A good software management system is essential to the success of any business, facilitating everything from access control and asset management to membership sales and scheduling. Choosing a management software vendor is not a task many take lightly; between implementation, training and ensuring compatibility, making the switch to a new system is an arduous undertaking, and the final decision will be one the facility operator will likely have to live with for a number of years.
"The first step is to make sure you do your research really well," says Marla Smith-Hester, business manager for the University of Nebraska-Omaha's campus recreation department, which began a search for a new software vendor more than a year ago. "Don't hesitate to ask other people what they use and what they recommend. Do your homework and get all the information that you can."
When it comes to campus recreation facilities, the choice of a new software provider is even more complex — the broad range of campus recreation programming demanding a unique mix of software solutions. "There's definitely overlap with fitness centers and municipal recreation facilities, but campus recreation facilities have some specific needs that some of those others don't," says Harrison Kelly, a sales executive with campus recreation software provider Fusion. "Departments are running a lot of services and products through their software. They're also looking to outside revenue opportunities — bringing in the community, alumni, professors."
For such a complicated and important purchase, it's hard to know where to start. Here are seven questions that will help.
What are your priorities?
The search for a new software provider most often starts because the current software isn't satisfying the facility's needs. In UNO's case, support for the previous software system was being discontinued, though Smith-Hester says they had been considering looking around for new software anyway. "There were certain things about the software that we weren't totally happy with. It wasn't as user-friendly for some as others, especially for some of our less tech-savvy workers."
Smith-Hester and her team began to put together a list of the functions they liked in their current software, as well as some additional features they were interested in having. "We wanted our new software to handle membership sales and access, locker rentals, equipment checkout, program management in general, and to work with the digital signage.
"You're not going to find something that has everything," she adds. "Make the top three priorities come out of your mouth first so that you don't waste their time or your time if it's not going to fit."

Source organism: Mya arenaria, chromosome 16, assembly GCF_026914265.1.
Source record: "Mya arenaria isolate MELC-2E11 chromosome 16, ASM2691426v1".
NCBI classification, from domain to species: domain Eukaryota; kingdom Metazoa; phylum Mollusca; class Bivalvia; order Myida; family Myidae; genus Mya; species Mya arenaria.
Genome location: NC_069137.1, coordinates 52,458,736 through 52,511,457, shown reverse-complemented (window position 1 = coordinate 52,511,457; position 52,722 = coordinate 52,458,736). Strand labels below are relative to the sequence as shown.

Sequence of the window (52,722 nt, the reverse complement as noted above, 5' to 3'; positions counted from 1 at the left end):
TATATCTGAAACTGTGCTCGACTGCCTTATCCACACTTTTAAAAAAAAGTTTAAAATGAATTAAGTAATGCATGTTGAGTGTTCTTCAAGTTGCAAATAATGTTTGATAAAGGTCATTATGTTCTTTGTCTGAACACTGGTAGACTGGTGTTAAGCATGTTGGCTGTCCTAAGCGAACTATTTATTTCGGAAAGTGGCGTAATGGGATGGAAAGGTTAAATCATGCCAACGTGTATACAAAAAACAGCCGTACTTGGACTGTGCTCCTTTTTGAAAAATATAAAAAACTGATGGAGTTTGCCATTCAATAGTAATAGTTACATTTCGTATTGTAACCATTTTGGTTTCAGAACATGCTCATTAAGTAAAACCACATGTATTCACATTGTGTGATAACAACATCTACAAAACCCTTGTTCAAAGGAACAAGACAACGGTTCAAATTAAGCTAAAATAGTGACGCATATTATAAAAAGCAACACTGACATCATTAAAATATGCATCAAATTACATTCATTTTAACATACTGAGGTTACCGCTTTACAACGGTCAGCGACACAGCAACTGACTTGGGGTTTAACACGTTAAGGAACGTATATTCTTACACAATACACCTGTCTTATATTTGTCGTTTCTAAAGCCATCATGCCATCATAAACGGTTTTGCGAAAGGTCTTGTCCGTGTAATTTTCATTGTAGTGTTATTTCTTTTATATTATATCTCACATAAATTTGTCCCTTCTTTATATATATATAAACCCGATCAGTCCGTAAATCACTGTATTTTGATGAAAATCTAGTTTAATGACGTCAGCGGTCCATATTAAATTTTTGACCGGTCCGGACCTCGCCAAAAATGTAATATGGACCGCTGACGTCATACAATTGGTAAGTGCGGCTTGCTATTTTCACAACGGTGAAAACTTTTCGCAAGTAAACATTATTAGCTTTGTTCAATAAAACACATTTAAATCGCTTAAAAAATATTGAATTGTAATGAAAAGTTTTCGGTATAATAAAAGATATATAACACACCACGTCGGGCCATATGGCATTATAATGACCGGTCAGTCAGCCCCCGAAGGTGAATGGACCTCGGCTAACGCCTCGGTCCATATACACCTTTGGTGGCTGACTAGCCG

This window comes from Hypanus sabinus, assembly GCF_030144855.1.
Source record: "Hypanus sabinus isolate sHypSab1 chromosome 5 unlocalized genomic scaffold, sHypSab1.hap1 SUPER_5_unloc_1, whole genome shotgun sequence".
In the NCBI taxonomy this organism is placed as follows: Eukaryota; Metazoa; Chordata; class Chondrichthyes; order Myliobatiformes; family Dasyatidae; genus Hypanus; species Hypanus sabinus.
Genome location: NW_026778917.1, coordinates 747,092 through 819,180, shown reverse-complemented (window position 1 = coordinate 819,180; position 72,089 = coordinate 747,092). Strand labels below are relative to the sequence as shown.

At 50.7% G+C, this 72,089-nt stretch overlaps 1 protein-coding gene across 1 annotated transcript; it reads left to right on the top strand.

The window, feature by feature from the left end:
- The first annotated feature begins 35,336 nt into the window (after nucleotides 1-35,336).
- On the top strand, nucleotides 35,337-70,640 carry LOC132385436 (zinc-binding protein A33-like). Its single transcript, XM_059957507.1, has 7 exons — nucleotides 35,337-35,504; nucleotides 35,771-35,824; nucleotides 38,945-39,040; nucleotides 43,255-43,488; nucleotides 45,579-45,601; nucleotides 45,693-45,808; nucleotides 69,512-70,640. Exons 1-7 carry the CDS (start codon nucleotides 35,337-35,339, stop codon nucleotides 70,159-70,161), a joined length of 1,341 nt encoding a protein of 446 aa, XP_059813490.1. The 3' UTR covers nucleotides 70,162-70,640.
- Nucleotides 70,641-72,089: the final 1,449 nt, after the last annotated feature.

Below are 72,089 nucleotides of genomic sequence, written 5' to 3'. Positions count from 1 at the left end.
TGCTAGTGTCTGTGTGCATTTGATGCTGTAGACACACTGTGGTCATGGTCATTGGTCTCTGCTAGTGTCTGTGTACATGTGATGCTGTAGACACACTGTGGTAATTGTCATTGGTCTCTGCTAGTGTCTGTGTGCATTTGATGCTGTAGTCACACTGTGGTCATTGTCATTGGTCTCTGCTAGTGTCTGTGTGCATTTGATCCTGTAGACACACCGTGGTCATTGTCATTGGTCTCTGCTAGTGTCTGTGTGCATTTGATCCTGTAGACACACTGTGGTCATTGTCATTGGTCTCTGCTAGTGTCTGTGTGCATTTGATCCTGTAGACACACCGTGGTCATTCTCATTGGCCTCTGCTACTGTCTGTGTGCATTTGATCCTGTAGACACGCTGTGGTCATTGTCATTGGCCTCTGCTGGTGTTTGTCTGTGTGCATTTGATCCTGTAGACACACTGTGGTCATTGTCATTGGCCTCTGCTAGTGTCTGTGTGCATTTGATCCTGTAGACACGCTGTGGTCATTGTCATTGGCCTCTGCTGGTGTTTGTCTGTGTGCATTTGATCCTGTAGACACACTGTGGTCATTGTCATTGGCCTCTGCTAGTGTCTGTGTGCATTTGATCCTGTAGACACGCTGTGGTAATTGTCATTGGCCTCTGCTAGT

A demo with one vendor ended after only 10 minutes, when her team discovered the company did not offer one of UNO's most wanted features. "We were really interested in doing biometrics, which they didn't offer. We already have a biometrics hand-scanning system, and that was something we wanted to stay with."
Security and access control are high on the list for most campus recreation departments, Kelly says. "Schools are moving from magnetic-strip cards to proximity or biometric readers. They're trying to find more secure ways to control the entrance points to facilities."
PCI (Payment Card Industry) compliance is also something potential users should ask about, says Andy Wigderson, vice president with CSI Software in Houston, provider of SpectrumNG software. "I don't know anyone who is not PCI-compliant, to some extent," he says, "But ask if they're certified PCI-compliant or just adhere to standards. There's a difference."
For items lower on the priority list, don't cross a vendor off the list just because a feature isn't available, says Kelly. "For something like staff scheduling, there are a lot of smaller web-based components, like SubItUp or WhenToWork" that can complement your larger software purchase, he says. "Those tend to be more of a nice-to-have feature."
What are the vendor's future plans — and yours?
Given how rapidly technology is evolving, this might be the most important question to ask once you have your priorities in mind. Find out what additional features the company is working on, and ask specifically about desired features that are currently not offered. "You can ask if it's something that the vendor is going to be implementing in the future," says Smith-Hester. "Maybe a year ago when we were starting to look, they didn't have a feature, but they do now."
Mobile compatibility, for example, is a feature both CSI and Fusion are working on improving. "Students don't want access on a computer, they want it accessible from all of their devices," says Kelly. "We're working on making our new online ecommerce site responsive and more easily navigable."
There's also been a push to simplify the process of registering for and checking into group fitness classes, says Kelly, as well as demand for software to help manage outdoor adventure programming.
Users should also consider how their own needs might change in the future. "We're working on wearable integration," says Wigderson. "Our initial offering will probably be facility access through an iWatch. When you enter a facility, instead of presenting an ID card or doing a biometric check, you would present your watch, and it would grant you access."
Alternatively, a student's phone could eventually be used to identify them and check them into a facility, Wigderson says. "We can detect you before you get into the facility through geo-fencing. We know that you're going to come in and we can check you in."
What is your timeline?
UNO's current software service will be supported through 2015, yet the department began its search for a new vendor more than a year ago in order to give it enough time to evaluate its options, get the choice approved, and implement the new service at a time that would minimize disruption on facility users. "We're shooting for implementation in spring, having people trained over the summer and have it up and running in the fall," Smith-Hester says. "The first day of fall classes is always so hectic. The last thing you want is for something like that to fail."